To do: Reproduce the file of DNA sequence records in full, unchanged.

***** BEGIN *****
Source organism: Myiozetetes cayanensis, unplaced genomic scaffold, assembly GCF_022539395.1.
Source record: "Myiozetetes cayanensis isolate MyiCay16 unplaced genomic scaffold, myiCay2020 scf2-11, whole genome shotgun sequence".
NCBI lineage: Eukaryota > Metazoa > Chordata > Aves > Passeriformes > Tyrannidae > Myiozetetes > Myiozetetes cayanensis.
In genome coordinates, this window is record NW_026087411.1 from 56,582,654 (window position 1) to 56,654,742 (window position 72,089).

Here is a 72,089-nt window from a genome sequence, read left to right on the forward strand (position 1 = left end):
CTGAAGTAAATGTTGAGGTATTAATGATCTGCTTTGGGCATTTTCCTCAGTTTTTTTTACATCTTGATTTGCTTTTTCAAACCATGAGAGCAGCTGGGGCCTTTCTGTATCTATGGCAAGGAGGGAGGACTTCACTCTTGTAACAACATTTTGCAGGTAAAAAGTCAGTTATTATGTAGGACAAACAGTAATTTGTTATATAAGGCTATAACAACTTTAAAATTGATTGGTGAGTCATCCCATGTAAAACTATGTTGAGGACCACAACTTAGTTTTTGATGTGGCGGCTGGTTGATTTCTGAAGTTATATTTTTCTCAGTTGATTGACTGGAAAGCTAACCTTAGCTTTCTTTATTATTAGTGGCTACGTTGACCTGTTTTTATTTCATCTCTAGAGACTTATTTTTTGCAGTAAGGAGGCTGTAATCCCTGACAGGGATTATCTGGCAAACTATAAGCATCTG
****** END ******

Source organism: Myiozetetes cayanensis, unplaced genomic scaffold, assembly GCF_022539395.1.
Source record: "Myiozetetes cayanensis isolate MyiCay16 unplaced genomic scaffold, myiCay2020 scf2-11, whole genome shotgun sequence".
NCBI lineage: Eukaryota > Metazoa > Chordata > Aves > Passeriformes > Tyrannidae > Myiozetetes > Myiozetetes cayanensis.
In genome coordinates, this window is record NW_026087411.1 from 56,582,654 (window position 1) to 56,654,742 (window position 72,089).

Here is a 72,089-nt window from a genome sequence, read left to right on the forward strand (position 1 = left end):
CTGAAGTAAATGTTGAGGTATTAATGATCTGCTTTGGGCATTTTCCTCAGTTTTTTTTACATCTTGATTTGCTTTTTCAAACCATGAGAGCAGCTGGGGCCTTTCTGTATCTATGGCAAGGAGGGAGGACTTCACTCTTGTAACAACATTTTGCAGGTAAAAAGTCAGTTATTATGTAGGACAAACAGTAATTTGTTATATAAGGCTATAACAACTTTAAAATTGATTGGTGAGTCATCCCATGTAAAACTATGTTGAGGACCACAACTTAGTTTTTGATGTGGCGGCTGGTTGATTTCTGAAGTTATATTTTTCTCAGTTGATTGACTGGAAAGCTAACCTTAGCTTTCTTTATTATTAGTGGCTACGTTGACCTGTTTTTATTTCATCTCTAGAGACTTATTTTTTGCAGTAAGGAGGCTGTAATCCCTGACAGGGATTATCTGGCAAACTATAAGCATCTG